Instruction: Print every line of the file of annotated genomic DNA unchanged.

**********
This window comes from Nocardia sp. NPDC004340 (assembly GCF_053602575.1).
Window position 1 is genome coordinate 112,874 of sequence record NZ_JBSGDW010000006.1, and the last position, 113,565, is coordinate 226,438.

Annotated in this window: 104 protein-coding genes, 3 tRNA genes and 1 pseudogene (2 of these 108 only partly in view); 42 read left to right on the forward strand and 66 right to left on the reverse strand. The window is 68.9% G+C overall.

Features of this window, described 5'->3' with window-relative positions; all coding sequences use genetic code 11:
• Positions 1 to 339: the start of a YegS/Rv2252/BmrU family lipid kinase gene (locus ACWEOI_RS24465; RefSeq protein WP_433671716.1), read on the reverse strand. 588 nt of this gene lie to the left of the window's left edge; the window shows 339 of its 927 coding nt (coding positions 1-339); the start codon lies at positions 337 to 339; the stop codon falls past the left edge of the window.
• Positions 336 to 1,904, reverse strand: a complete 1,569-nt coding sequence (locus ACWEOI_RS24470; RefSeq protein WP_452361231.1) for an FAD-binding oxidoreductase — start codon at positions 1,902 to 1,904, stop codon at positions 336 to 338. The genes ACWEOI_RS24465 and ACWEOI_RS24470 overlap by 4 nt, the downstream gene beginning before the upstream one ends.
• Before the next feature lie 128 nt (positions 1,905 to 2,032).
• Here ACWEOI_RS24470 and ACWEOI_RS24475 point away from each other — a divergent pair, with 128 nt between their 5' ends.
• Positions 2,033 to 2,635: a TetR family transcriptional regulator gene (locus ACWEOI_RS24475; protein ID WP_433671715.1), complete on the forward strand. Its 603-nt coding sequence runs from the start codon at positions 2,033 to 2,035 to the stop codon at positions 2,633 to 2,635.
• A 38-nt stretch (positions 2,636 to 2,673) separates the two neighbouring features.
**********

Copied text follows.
This window comes from Nocardia sp. NPDC004340 (assembly GCF_053602575.1).
Window position 1 is genome coordinate 112,874 of sequence record NZ_JBSGDW010000006.1, and the last position, 113,565, is coordinate 226,438.

Annotated in this window: 104 protein-coding genes, 3 tRNA genes and 1 pseudogene (2 of these 108 only partly in view); 42 read left to right on the forward strand and 66 right to left on the reverse strand. The window is 68.9% G+C overall.

Features of this window, described 5'->3' with window-relative positions; all coding sequences use genetic code 11:
• Positions 1 to 339: the start of a YegS/Rv2252/BmrU family lipid kinase gene (locus ACWEOI_RS24465; RefSeq protein WP_433671716.1), read on the reverse strand. 588 nt of this gene lie to the left of the window's left edge; the window shows 339 of its 927 coding nt (coding positions 1-339); the start codon lies at positions 337 to 339; the stop codon falls past the left edge of the window.
• Positions 336 to 1,904, reverse strand: a complete 1,569-nt coding sequence (locus ACWEOI_RS24470; RefSeq protein WP_452361231.1) for an FAD-binding oxidoreductase — start codon at positions 1,902 to 1,904, stop codon at positions 336 to 338. The genes ACWEOI_RS24465 and ACWEOI_RS24470 overlap by 4 nt, the downstream gene beginning before the upstream one ends.
• Before the next feature lie 128 nt (positions 1,905 to 2,032).
• Here ACWEOI_RS24470 and ACWEOI_RS24475 point away from each other — a divergent pair, with 128 nt between their 5' ends.
• Positions 2,033 to 2,635: a TetR family transcriptional regulator gene (locus ACWEOI_RS24475; protein ID WP_433671715.1), complete on the forward strand. Its 603-nt coding sequence runs from the start codon at positions 2,033 to 2,035 to the stop codon at positions 2,633 to 2,635.
• A 38-nt stretch (positions 2,636 to 2,673) separates the two neighbouring features.